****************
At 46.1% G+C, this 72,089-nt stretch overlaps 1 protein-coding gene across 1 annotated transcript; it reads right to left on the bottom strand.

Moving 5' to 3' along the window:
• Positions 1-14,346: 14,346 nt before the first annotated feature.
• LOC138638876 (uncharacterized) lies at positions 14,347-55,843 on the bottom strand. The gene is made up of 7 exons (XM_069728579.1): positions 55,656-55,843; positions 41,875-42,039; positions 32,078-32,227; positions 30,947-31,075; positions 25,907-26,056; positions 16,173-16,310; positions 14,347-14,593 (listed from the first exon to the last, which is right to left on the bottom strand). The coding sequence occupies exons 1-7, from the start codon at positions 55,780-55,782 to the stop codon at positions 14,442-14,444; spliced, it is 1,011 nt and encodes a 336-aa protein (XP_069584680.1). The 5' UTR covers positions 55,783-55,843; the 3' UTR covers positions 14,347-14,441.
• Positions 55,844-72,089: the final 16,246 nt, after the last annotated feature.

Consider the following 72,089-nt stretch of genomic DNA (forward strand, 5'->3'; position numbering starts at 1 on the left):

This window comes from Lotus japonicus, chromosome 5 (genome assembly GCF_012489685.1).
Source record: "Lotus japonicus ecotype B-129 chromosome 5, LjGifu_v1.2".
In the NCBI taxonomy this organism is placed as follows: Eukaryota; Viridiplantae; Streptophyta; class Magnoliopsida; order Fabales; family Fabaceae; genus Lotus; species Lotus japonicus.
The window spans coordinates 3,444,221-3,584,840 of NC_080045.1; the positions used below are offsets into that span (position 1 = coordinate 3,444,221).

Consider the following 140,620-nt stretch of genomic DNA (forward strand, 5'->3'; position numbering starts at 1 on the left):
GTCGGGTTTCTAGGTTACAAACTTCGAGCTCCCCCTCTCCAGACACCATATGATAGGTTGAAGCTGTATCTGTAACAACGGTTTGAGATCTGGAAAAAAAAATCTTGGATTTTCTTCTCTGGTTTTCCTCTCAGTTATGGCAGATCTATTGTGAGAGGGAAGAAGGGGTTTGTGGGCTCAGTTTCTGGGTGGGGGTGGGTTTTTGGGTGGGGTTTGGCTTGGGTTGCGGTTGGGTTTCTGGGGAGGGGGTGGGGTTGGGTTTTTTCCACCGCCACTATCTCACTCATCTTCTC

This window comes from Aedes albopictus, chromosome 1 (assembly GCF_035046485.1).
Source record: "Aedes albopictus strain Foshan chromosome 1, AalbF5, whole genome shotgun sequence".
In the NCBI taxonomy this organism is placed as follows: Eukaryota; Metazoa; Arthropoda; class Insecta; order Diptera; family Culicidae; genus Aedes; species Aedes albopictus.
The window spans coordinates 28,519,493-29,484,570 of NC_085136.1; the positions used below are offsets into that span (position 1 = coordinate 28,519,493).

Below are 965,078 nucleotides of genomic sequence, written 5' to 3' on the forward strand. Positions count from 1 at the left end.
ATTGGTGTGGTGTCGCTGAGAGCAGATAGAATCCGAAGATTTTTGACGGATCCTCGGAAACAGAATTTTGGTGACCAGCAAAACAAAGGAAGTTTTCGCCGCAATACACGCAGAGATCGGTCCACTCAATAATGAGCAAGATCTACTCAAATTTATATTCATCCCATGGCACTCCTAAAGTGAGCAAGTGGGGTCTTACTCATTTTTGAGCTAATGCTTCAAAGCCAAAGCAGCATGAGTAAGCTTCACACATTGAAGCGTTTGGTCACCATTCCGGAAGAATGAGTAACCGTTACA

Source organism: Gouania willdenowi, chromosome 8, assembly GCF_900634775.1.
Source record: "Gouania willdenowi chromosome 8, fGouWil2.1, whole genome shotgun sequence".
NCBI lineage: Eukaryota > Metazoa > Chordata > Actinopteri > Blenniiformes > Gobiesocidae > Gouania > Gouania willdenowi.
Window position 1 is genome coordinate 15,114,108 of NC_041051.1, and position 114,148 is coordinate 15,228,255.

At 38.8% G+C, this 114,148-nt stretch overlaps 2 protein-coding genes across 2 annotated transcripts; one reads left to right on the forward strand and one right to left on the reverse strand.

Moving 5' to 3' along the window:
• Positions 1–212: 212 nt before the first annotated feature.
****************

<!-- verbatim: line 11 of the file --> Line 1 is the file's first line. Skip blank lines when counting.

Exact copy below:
Consider the following 140,620-nt stretch of genomic DNA (forward strand, 5'->3'; position numbering starts at 1 on the left):